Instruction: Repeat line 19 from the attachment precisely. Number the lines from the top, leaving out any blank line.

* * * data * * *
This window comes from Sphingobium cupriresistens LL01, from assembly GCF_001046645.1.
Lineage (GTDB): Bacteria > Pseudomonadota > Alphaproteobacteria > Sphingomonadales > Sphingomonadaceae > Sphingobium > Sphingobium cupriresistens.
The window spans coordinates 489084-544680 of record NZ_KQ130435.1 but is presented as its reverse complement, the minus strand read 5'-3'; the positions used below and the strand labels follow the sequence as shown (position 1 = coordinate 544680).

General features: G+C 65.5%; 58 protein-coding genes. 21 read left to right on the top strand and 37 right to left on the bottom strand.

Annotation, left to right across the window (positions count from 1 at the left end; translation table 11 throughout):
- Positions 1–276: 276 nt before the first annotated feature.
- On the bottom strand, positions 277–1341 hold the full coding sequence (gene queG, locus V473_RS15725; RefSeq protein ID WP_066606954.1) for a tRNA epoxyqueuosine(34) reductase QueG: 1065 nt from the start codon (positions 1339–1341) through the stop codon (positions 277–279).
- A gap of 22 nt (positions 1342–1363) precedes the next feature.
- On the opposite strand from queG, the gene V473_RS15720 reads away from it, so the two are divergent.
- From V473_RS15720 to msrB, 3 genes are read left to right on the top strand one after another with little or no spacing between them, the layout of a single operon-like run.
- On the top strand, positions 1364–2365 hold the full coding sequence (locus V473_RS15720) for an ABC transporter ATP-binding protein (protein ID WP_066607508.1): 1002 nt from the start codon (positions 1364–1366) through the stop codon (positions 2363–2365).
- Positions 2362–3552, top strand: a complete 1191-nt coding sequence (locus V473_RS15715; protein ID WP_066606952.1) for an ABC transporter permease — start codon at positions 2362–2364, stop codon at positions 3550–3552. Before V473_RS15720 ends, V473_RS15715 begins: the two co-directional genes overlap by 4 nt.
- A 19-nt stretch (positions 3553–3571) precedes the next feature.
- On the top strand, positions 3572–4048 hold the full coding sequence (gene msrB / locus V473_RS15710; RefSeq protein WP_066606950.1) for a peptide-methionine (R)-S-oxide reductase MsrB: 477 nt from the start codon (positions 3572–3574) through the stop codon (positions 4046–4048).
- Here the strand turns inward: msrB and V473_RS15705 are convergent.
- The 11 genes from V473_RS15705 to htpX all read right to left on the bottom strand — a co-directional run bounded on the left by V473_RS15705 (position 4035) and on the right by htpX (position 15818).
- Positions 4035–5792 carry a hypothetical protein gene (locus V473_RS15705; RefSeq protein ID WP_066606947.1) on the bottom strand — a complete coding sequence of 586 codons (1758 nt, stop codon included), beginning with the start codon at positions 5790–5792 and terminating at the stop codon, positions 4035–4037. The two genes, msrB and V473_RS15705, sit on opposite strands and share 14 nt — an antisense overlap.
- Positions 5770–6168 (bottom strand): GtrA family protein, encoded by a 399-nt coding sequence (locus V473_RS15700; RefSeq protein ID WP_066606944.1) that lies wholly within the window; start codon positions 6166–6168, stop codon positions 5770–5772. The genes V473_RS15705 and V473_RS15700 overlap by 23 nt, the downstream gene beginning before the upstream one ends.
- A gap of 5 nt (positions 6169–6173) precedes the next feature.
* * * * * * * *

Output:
- A gap of 5 nt (positions 6169–6173) precedes the next feature.